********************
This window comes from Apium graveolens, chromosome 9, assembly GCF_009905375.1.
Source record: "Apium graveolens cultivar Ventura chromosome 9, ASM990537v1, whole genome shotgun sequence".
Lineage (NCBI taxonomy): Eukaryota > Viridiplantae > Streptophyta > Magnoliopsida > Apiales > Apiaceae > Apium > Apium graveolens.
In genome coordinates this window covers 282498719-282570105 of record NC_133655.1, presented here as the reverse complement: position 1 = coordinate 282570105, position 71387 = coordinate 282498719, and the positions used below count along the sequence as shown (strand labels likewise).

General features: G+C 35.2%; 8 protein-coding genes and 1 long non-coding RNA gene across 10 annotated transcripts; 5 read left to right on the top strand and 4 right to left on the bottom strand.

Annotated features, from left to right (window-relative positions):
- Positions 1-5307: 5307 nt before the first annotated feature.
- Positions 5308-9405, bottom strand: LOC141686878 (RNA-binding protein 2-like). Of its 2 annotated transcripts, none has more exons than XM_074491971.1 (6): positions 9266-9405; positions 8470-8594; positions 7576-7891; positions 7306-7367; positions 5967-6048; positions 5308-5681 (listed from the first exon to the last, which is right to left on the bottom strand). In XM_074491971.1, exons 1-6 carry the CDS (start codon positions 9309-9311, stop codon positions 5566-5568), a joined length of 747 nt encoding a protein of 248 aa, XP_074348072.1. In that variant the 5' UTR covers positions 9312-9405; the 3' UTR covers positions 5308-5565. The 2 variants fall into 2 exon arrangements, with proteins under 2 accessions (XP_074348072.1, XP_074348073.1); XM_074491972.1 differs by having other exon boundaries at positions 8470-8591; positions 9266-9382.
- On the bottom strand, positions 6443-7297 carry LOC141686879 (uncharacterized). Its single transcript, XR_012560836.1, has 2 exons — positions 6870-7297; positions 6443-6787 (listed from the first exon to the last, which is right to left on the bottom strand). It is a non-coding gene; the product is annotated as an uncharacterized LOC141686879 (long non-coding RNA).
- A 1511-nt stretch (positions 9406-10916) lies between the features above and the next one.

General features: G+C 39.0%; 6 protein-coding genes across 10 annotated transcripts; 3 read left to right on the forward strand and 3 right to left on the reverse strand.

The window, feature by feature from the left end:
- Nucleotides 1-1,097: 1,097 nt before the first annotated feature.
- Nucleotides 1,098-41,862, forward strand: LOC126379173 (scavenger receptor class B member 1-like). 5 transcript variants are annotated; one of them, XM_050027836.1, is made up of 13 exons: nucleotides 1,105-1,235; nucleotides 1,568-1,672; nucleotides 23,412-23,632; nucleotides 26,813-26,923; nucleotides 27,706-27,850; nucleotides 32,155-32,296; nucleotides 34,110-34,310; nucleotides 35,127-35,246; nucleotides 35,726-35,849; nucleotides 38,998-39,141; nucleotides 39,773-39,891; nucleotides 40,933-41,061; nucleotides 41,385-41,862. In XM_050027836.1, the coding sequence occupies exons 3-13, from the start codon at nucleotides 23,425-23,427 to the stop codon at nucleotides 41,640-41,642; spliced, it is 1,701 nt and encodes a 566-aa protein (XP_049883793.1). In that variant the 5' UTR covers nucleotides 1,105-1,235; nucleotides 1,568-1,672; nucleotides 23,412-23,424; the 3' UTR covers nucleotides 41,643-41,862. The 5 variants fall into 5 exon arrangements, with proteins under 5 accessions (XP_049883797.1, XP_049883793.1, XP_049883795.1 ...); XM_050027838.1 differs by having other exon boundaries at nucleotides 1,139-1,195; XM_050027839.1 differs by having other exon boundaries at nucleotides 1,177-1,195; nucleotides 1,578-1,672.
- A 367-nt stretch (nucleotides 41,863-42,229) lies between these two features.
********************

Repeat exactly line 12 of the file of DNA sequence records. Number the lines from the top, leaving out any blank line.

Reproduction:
The window, feature by feature from the left end: